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The Drug Enforcement and Policy Center (DEPC) is funding a small research grant program for Ohio State faculty and graduate students. DEPC grant program focuses on supporting academic research on issues related to the reform of criminal and civil laws prohibiting or regulating the use and distribution of traditionally illicit drugs. The Center supports scholarship that examines the impact of modern drug laws, policies and enforcement on personal freedoms and human well-being.
Eric LaPlant, PhD candidate, Department of Sociology, The Ohio State University
Since 1980, the number of drug poisoning deaths in the United States has increased nearly eight-fold, rising from 6,100 per year to 47,500 in 2014. In response to this ongoing public health crisis, policymakers have sought to limit the supply of illicit opioids by increasing law enforcement focus on the distribution and possession of the drugs while also seeking to reduce prescription opioid misuse by implementing prescription drug monitoring programs (PDMPs).
However, as overdose figures continue to rise, the capacity of each of these strategies to effect meaningful change remains a relative unknown. From a deterrence perspective, law makers might expect that harsher legal consequences and increased drug regulation would dissuade the illicit use of opioids. Alternatively, the increased threat of criminal justice contact or stricter drug regulations may not be effective deterrents of opioid use among addicts, whose chemical dependencies are likely to have compromised their ability to rationally analyze risk versus reward. The project seeks to study how opioid users perceive increased law enforcement efforts and legal changes and what, if any impact, these efforts have on their decision making in respect to drug use.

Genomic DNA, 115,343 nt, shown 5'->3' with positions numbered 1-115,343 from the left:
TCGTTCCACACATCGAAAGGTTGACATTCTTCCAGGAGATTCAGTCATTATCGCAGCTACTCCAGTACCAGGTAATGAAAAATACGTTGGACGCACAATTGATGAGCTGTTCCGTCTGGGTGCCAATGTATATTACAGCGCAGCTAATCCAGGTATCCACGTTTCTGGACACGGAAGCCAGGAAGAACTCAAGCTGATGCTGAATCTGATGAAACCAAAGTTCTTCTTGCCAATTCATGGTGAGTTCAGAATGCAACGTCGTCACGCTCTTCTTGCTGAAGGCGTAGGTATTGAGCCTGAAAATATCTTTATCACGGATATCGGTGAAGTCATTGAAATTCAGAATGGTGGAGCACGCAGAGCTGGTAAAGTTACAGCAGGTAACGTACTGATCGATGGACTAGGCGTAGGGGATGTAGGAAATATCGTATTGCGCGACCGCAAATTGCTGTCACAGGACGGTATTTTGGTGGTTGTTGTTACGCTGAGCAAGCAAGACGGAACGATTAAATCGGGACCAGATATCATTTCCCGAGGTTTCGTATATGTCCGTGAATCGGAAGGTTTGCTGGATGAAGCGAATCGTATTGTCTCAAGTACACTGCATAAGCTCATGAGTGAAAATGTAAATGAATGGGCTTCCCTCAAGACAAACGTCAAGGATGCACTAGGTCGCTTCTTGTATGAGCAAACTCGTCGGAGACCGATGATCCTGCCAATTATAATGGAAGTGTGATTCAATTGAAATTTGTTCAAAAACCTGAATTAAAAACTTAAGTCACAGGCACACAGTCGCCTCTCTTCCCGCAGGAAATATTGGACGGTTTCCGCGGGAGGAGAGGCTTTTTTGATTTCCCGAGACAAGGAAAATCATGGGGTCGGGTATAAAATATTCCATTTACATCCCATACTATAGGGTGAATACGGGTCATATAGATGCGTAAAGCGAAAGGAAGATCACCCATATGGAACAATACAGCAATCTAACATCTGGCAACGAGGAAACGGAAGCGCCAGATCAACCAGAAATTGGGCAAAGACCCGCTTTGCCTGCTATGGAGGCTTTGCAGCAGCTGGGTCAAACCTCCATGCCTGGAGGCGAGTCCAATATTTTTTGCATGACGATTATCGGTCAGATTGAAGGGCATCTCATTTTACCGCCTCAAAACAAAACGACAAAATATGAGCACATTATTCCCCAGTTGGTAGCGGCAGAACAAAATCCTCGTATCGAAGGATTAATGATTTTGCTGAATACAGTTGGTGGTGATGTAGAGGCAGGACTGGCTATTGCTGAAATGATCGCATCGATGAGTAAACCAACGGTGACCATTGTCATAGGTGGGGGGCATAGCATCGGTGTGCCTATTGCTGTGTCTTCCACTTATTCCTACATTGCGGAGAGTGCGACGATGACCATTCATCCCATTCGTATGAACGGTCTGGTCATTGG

Award amount: $4520
Michael Vuolo, PhD, Associate Professor, Department of Sociology, The Ohio State University
In this study, we apply a social science lens to the processes that led to the criminalization of marijuana in the early 20th century. Although examined within the historical literature on drugs, systematic empirical and statistical analyses remain underdeveloped. We will establish empirical evidence for the role that both race and perceptions of morality played in these efforts. As we are at a critical juncture in terms of criminal justice reform, our analysis provides context for how we got here, with a degree of scientific rigor that has not been applied previously. Understanding how race and false claims about marijuana’s effects contributed to the substance’s criminalization could inform the current debate regarding legalization. Exposing the roots of criminalization could demonstrate the weak scaffolding on which similar arguments in the modern era sit.
Award amount: $9600